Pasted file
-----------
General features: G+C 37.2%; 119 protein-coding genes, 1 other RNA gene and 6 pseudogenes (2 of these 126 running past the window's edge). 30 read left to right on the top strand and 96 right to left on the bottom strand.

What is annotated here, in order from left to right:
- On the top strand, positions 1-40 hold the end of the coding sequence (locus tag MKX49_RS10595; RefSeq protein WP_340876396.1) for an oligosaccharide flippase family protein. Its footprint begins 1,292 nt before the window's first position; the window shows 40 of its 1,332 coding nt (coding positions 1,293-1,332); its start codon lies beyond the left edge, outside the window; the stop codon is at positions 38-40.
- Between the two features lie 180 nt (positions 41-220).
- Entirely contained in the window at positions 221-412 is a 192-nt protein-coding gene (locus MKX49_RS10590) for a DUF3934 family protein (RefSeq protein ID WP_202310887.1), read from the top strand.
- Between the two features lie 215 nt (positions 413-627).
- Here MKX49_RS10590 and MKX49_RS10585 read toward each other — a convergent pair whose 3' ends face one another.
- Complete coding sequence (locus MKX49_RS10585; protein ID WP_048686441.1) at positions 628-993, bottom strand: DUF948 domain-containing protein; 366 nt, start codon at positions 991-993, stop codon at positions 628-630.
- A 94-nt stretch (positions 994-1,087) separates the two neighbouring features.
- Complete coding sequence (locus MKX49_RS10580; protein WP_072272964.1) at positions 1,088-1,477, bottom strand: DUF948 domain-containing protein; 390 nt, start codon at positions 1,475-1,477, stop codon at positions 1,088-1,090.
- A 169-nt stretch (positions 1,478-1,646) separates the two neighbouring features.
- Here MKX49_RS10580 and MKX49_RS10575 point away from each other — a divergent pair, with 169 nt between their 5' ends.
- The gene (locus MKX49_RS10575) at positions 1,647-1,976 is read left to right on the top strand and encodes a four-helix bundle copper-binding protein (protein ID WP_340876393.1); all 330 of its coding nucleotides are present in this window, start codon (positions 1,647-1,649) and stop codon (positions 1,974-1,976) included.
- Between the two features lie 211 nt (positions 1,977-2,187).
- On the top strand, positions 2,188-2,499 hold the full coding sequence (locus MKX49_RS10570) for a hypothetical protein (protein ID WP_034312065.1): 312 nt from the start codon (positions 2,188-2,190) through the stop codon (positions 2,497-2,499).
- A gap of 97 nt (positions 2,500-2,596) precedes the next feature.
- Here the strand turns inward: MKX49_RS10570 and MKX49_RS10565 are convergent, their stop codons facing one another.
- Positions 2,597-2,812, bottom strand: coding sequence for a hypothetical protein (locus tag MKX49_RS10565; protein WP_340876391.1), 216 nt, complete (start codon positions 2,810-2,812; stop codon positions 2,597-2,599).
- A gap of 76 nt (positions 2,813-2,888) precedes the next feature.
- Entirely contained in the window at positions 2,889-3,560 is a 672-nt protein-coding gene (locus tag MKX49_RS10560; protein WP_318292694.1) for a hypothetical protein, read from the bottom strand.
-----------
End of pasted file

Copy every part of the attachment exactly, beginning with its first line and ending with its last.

General features: G+C 37.2%; 119 protein-coding genes, 1 other RNA gene and 6 pseudogenes (2 of these 126 running past the window's edge). 30 read left to right on the top strand and 96 right to left on the bottom strand.

What is annotated here, in order from left to right:
- On the top strand, positions 1-40 hold the end of the coding sequence (locus tag MKX49_RS10595; RefSeq protein WP_340876396.1) for an oligosaccharide flippase family protein. Its footprint begins 1,292 nt before the window's first position; the window shows 40 of its 1,332 coding nt (coding positions 1,293-1,332); its start codon lies beyond the left edge, outside the window; the stop codon is at positions 38-40.
- Between the two features lie 180 nt (positions 41-220).
- Entirely contained in the window at positions 221-412 is a 192-nt protein-coding gene (locus MKX49_RS10590) for a DUF3934 family protein (RefSeq protein ID WP_202310887.1), read from the top strand.
- Between the two features lie 215 nt (positions 413-627).
- Here MKX49_RS10590 and MKX49_RS10585 read toward each other — a convergent pair whose 3' ends face one another.
- Complete coding sequence (locus MKX49_RS10585; protein ID WP_048686441.1) at positions 628-993, bottom strand: DUF948 domain-containing protein; 366 nt, start codon at positions 991-993, stop codon at positions 628-630.
- A 94-nt stretch (positions 994-1,087) separates the two neighbouring features.
- Complete coding sequence (locus MKX49_RS10580; protein WP_072272964.1) at positions 1,088-1,477, bottom strand: DUF948 domain-containing protein; 390 nt, start codon at positions 1,475-1,477, stop codon at positions 1,088-1,090.
- A 169-nt stretch (positions 1,478-1,646) separates the two neighbouring features.
- Here MKX49_RS10580 and MKX49_RS10575 point away from each other — a divergent pair, with 169 nt between their 5' ends.
- The gene (locus MKX49_RS10575) at positions 1,647-1,976 is read left to right on the top strand and encodes a four-helix bundle copper-binding protein (protein ID WP_340876393.1); all 330 of its coding nucleotides are present in this window, start codon (positions 1,647-1,649) and stop codon (positions 1,974-1,976) included.
- Between the two features lie 211 nt (positions 1,977-2,187).
- On the top strand, positions 2,188-2,499 hold the full coding sequence (locus MKX49_RS10570) for a hypothetical protein (protein ID WP_034312065.1): 312 nt from the start codon (positions 2,188-2,190) through the stop codon (positions 2,497-2,499).
- A gap of 97 nt (positions 2,500-2,596) precedes the next feature.
- Here the strand turns inward: MKX49_RS10570 and MKX49_RS10565 are convergent, their stop codons facing one another.
- Positions 2,597-2,812, bottom strand: coding sequence for a hypothetical protein (locus tag MKX49_RS10565; protein WP_340876391.1), 216 nt, complete (start codon positions 2,810-2,812; stop codon positions 2,597-2,599).
- A gap of 76 nt (positions 2,813-2,888) precedes the next feature.
- Entirely contained in the window at positions 2,889-3,560 is a 672-nt protein-coding gene (locus tag MKX49_RS10560; protein WP_318292694.1) for a hypothetical protein, read from the bottom strand.